Wednesday, 21 October 2009

Christian Books

I think it's a good job that God decided what was going to be in the Bible. I think otherwise a lot of things would have been different. I, for one, know how John 3:16 would have turned out:
For God so loved the world that he gave us lots of books to read, and by reading them we may be saved and have eternal life.
Quite often I'll be told about a book that I must absolutely, unequivocally read. It's as if by reading them we are suddenly going to discover the secret of grace. Or that this book holds the key to redemption. Okay, I think that last link was to a DVD, but same difference. And, I know, I know. Don't judge a book by it's cover.

Don't get me wrong, I think books can be fantastic for learning more about God, or for reminding us of the basics. Christianity is never a passive faith, you have to go out there and learn and discover. But we must remember, it is the Holy Spirit who instructs and reveals. Not IVP. Also, books should never be read instead of the Bible.

Perhaps this is just my way of rationalising why I've never really finished a Christian book. I probably should read more. But God loves me just the same whether I've read John Bunyan, Oswald Chambers and Billy Graham's autobiography as when I haven't.

  1. What was the last Christian book you've read? What did you like/dislike about it?
  2. What is your favourite Christian book?
  3. Which Christian figures have really inspired/challenged you?


  1. 1. Going on the assumption you mean Christian Non-fiction... wow, it's been a while. Purity Makes the Heart Grow Stronger by Julia Duin. I liked that a lot of what she talked about was similar to my own life experience, and I liked what she said about finding a roomate.

    I disliked that the chapters didn't really flow together, and also that all the statistics were outdated, since it was written in the 1980's.

    2. Eep, so many good ones to choose from. Mere Christianity by C.S. Lewis is probably the one I've read the most times, so I'll go with that one.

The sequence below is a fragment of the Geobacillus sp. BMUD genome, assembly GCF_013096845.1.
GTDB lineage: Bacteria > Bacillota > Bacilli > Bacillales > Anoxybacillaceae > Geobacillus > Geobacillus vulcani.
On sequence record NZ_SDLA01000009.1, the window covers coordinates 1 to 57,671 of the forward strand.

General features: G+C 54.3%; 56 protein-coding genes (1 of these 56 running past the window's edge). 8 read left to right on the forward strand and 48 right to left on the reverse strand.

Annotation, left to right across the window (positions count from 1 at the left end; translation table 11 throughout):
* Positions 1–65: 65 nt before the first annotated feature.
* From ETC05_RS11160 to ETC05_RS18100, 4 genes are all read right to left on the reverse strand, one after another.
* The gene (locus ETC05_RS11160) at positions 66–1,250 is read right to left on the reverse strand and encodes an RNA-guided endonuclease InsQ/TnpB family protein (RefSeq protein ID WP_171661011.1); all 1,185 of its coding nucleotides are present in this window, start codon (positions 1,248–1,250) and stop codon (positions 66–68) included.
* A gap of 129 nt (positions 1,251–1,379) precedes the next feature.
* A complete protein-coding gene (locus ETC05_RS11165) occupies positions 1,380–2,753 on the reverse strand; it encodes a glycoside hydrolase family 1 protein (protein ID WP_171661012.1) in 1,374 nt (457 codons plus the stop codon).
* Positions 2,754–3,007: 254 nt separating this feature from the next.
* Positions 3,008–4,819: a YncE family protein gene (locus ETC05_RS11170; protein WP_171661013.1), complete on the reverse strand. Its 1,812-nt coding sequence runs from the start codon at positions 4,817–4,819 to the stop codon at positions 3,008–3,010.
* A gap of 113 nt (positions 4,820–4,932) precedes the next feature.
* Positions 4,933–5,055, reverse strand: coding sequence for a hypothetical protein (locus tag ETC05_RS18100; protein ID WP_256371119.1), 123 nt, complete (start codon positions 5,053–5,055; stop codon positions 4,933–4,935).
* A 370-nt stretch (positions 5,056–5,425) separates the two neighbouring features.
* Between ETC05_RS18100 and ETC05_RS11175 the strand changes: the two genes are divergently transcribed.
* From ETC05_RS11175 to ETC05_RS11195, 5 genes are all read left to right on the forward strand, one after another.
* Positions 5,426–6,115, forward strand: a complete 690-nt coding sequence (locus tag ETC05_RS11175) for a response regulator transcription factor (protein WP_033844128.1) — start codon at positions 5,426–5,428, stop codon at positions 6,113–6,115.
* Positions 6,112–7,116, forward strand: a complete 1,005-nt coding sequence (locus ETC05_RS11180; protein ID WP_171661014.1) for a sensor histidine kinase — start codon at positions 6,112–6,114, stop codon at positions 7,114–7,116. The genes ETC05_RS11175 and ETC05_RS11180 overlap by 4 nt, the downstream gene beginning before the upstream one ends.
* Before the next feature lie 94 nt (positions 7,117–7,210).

3. C.S. Lewis, most definitely. Jared Wilson, Michael Spencer, Jon Acuff, Curtis Hunicutt. N.T. Wright, Tim Keller.

  2. I know this is -your- profile etc. and really you could write whatever you like on it. However personally I buck to see you write that it's a good job God decided the contents of the Bible. I mean using the same logic (extended, obviously) why don't you say it's a good idea God decided the contents of the Qu'ran or indeed the Sybilline books of the Roman pantheon, for example. I can anticipate an answer, but it's notoriously cyclical - revelation/the bible informs you that your God wrote only SUCH AND SUCH a text.
    More analytically of the Christian holy book, though - can you accept that God really had a personal hand in the construction of the Bible (through other people etc., or indeed 'personally'?)? Doesn't this grossly overlook the ethnogenetic/political/religious concerns and motivations of the authors that arguably constructed a manifesto, a panegyric if you will, for a 'people'? I wonder.

  3. If my mum wrote a book I would be able to tell that she had written it because I'm close to her, same goes for God and the Bible really.

    Anyway was just going to say that apparently the Chinese church wasn't divided when they only had the Bible and it was the introduction of other books with their varying ideas and viewpoints that split the church. Still there are so many xtian books I really want to read, well a few at least, like 'the end of religion'.

  4. The bible somehow serves as a handbook for us to follow and ponder on.


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